Automatic renewal of certificate fails because my HTTPS runs on port 4443

Hello fellow sysadmins,

I’m running a debian that I use as a web server with apache but also as a VPN server with openvpn.

Since both of these applications use port 443 i’m using the port-redirect option of openvpn which allow all trafic which is not linked to openvpn to be redirected to another port instead.

So i’m running my TLS website on port 4443 instead of 443.

Because of this the automatic renewal of certifcate by certbot fails because it’s only working on port 443.

So every 90 days when the certbot’s system timer task kicks in and wants to do a renewal it fails and also crashes my apache server at the same time.

Then i have to manually stop openvpn, set the apache ports back to 443, do the renewal, put the ports back to 4443 and start openvpn again.

Do you guys know if there is a way to solve this problem?

TIA for your help.

There are other possibilities to authorize your domain: http-01 and dns-01. Have a look at the webroot-plugin:

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Thanks for your answer bytecamp.

I can’t use http-01 since my web server runs TLS exclusively for security reasons.

I don’t understand how can i make the renewal automatic by using the dns-01 challenge if I need to manually modify my domain DNS for this to work.

There is a standalone webserver integrated into certbot, you don’t need to open your webserver to port 80:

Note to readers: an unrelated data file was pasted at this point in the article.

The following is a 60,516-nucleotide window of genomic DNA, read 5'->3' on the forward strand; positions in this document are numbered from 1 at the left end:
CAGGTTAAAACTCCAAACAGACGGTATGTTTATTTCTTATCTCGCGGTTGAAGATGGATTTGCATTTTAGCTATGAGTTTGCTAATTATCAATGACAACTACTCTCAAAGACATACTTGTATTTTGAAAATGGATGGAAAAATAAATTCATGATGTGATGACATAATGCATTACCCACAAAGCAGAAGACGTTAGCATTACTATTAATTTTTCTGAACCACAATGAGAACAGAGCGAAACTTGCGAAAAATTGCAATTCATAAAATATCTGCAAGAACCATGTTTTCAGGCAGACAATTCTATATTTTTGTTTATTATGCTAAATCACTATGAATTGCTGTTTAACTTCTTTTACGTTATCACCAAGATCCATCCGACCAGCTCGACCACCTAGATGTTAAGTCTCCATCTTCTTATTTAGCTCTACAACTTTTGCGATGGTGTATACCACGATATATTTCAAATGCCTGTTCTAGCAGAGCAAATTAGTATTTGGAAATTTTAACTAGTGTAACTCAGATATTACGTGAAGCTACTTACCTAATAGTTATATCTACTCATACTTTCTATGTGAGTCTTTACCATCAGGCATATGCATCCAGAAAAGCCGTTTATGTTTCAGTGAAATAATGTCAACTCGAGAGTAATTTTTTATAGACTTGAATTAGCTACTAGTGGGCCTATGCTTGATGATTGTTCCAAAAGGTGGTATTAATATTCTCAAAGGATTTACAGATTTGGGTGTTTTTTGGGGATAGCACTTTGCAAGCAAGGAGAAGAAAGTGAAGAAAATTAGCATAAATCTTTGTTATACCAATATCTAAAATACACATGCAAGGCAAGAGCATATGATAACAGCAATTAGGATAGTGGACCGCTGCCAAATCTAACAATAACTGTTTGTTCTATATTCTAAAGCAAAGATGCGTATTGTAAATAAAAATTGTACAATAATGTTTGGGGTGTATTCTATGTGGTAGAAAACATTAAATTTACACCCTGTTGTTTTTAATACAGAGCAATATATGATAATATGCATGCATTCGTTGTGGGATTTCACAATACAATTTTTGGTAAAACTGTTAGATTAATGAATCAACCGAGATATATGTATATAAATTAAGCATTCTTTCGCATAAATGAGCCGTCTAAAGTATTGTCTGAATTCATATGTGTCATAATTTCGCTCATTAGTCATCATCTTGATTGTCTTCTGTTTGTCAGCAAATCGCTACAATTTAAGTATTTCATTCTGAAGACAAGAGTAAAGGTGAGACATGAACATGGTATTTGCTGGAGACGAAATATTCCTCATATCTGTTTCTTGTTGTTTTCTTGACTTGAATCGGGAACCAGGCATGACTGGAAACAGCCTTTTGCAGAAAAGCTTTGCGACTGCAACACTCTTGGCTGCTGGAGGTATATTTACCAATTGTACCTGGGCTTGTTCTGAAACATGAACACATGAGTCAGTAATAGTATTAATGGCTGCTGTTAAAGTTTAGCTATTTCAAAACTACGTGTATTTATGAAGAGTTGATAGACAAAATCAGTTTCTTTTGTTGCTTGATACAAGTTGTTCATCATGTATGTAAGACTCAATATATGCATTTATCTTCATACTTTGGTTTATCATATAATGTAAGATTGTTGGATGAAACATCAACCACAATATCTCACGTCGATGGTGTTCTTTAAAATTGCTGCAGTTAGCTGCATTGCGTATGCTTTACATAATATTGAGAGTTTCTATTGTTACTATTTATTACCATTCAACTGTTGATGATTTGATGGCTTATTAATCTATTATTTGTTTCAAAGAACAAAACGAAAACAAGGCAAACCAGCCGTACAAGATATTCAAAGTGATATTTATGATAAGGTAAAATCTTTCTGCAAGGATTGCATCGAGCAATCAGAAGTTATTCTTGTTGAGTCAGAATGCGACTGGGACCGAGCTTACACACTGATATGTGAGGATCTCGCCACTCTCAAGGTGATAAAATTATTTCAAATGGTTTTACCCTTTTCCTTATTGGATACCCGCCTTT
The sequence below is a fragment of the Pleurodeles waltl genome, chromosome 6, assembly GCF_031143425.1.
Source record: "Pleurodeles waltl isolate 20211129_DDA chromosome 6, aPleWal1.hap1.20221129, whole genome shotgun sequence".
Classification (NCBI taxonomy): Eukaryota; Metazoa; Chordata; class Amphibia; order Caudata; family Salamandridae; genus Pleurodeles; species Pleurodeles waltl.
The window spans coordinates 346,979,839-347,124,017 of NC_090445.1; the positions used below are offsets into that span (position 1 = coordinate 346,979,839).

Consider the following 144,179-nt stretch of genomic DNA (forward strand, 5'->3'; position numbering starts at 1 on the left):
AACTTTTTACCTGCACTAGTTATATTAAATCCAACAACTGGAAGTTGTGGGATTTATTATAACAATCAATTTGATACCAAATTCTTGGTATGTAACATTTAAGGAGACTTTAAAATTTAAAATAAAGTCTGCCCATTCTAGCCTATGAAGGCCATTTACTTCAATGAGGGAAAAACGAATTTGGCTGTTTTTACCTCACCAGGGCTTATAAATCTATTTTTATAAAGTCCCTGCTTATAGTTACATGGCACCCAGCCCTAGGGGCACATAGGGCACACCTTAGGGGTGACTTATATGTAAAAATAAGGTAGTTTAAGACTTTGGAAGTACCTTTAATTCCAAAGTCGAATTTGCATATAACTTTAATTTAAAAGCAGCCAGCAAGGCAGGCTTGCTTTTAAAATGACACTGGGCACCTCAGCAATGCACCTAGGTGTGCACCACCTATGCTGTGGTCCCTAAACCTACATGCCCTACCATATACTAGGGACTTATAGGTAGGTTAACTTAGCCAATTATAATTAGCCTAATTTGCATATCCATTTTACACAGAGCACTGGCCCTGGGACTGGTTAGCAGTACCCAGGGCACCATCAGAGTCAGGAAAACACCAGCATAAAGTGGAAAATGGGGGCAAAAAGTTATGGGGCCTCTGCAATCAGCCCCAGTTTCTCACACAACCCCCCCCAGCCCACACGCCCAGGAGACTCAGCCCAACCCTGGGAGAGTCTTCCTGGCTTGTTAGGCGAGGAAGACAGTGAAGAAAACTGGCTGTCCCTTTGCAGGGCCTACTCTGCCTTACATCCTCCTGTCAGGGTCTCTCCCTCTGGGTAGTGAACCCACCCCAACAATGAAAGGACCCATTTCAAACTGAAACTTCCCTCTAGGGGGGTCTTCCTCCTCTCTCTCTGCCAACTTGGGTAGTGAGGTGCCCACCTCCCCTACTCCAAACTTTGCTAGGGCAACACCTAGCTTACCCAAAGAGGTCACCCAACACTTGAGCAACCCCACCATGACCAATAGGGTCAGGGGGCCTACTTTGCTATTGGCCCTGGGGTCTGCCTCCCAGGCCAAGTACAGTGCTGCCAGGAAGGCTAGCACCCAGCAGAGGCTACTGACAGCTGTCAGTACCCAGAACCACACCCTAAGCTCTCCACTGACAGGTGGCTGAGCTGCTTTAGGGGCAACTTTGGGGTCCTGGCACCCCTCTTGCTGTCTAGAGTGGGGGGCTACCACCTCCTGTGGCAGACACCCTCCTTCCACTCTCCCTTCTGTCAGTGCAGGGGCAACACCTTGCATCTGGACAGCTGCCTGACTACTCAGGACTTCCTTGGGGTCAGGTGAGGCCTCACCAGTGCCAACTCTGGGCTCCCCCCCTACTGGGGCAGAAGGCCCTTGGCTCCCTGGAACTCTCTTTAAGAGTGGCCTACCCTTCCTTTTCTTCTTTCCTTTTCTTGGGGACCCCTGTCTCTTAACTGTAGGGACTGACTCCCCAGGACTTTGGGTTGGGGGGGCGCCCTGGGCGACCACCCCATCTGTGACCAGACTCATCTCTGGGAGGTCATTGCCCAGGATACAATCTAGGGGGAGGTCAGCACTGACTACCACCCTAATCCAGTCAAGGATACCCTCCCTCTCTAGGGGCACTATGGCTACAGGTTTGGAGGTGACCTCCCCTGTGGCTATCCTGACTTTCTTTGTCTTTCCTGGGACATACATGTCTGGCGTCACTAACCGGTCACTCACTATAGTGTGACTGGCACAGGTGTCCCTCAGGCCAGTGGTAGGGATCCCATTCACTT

One more thing: how does openvpn redirect https traffic? Is this transparent to the client, i.e. does it act like a proxy? Then, if openvpn already detects and redirects https traffic, I don’t see any problem here.

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Openvpn redirects https traffic to another port so it’s not transparent, and since it’s not 443 the tls challenge fails with certbot.

I tried using standalone but it says that it cannot work because the ports are already in use, i guess by apache.

But anyway i managed to solve my problem by scripting what i was doing manually. This is how i got it done:

1°) disabled the certbot task in debian to stop it from running automaticly:

systemctl stop certbot.timer
systemctl disable certbot.timer
systemctl mask certbot.timer

2°) created a ports.certbotrenew.conf in apache2 with the default 443 ports inside

3°) created a script to do automaticly what i was doing manually:


/etc/init.d/openvpn stop

mv /etc/apache2/ports.conf /etc/apache2/
mv /etc/apache2/ports.certbotrenew.conf /etc/apache2/ports.conf

/etc/init.d/apache2 restart

certbot renew

mv /etc/apache2/ports.conf /etc/apache2/ports.certbotrenew.conf
mv /etc/apache2/ /etc/apache2/ports.conf

/etc/init.d/apache2 restart

/etc/init.d/openvpn start

4°) set execute rights to the above script with chmod +x and created a cron task to launch it every week.

Well, you wrote that your webserver runs on https only :wink:

One hint: instead of stopping your vpn and reconfiguring apache every week, you could use pre- and post-validation hooks. This way, your configuration would only change temporarily iff certificate renewal is due.

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My webserver runs only on https but I think apache is still using the port 80 to redirect people that use the non-https url to https :slight_smile:

Thanks for the suggestion about the validation hooks and for your help :slight_smile:

Have a nice day.

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